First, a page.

It's Banned Books Week!
I love Banned Books Week! You probably already knew that, since I started celebrating early.
Given how much I love BBW, you might be surprised to find out I (mostly) agree with Kelly Jensen's article today: Please Stop “Celebrating” Banned Books Week. Here's a snippet of why:
"Celebrating" banned books fuels the idea that it’s books we need to be protecting. It also fuels the idea that becoming part of an elite club of banned books is a badge of honor — a merit earned because of something done on author's part or a means of marketing that book. Banned books week is about none of these ideas. The ability to read any book you wish to off any shelf anywhere is about the freedom to thought. It's about the freedom not to have to jump through hoops to pick up the book everyone is talking about. It's about being able to decide for yourself whether or not you agree with the central premise of the book or the ideas expressed by the author of that book. It's about your right to read and think, free from other people making those decisions on your behalf.
That's what I want to celebrate - intellectual freedom and information access, your rights to read whatever you like and to form and express your own beliefs and opinions. These are precious and worth celebrating - every day!
Banned Books Week, however, has a very important place in the ongoing struggle to secure those rights. Not everyone agrees that we, as individuals, have the right to read whatever we want, and wish to limit our access to certain books that contain ideas or imagery they consider dangerous. That's why the ALA launched Banned Books Week in 1982 - to make us aware of wide-spread censorship and how it impacts our lives. Some of the most powerful books in our national history - books that shaped America - have been banned at some point in time or other. Many still face challenges today. (Beloved made the top ten list as late as 2012.) So, the job of BBW - to make us aware of what someone doesn't wants us to read, and why, is still important. But we need to make that very, very clear!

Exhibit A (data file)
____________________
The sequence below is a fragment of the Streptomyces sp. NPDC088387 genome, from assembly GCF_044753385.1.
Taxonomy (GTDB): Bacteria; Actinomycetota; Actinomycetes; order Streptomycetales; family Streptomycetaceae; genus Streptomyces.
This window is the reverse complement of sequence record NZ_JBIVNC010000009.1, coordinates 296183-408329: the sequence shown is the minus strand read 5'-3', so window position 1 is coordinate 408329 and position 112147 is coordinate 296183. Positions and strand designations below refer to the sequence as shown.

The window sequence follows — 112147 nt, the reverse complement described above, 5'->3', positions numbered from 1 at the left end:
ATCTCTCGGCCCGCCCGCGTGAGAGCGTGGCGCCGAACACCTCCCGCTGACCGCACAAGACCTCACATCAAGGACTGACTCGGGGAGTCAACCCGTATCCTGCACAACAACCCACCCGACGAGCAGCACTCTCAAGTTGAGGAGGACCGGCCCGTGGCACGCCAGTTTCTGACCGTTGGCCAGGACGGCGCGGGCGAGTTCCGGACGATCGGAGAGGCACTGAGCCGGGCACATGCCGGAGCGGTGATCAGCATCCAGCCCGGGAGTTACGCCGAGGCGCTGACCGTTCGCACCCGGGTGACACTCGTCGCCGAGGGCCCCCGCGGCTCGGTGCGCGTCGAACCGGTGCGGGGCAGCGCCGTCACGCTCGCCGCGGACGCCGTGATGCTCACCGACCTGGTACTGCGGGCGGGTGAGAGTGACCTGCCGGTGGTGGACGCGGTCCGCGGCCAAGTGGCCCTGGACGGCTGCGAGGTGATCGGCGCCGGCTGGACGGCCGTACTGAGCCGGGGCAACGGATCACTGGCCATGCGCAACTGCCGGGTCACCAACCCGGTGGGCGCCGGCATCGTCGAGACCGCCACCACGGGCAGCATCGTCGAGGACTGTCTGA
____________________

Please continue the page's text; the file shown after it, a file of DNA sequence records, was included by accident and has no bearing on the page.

Here are some great Banned Books Week links (besides the ones I've already listed):
- Affirm the Freedom to Read During Banned Books Week, Sept. 21-27, 2014
- 7 Reasons to Celebrate Banned Books Week
- ALA's 2013-2014 Books Challenged or Banned
- Banned Books Week shines the spotlight on comics
- Cover up: 10 essential banned and challenged graphic novels
- Removing, burning, banning literature has long history/Celebrating ‘FREADOM’/Five classics that have been banned
- Censorship in Libraries and Classrooms: Myths and Realities
- Banned Books By The Numbers
- America's most surprising banned books
- Libraries, Books, & Authors
- Persepolis Challenged in Oregon School District "Banned Books Week is starting off with a bang, as we learned late Friday that Marjane Satrapi’s Persepolis faces a challenge from parents in the Three Rivers School District in southwest Oregon." That's the wrong way to celebrate Banned Books Week!
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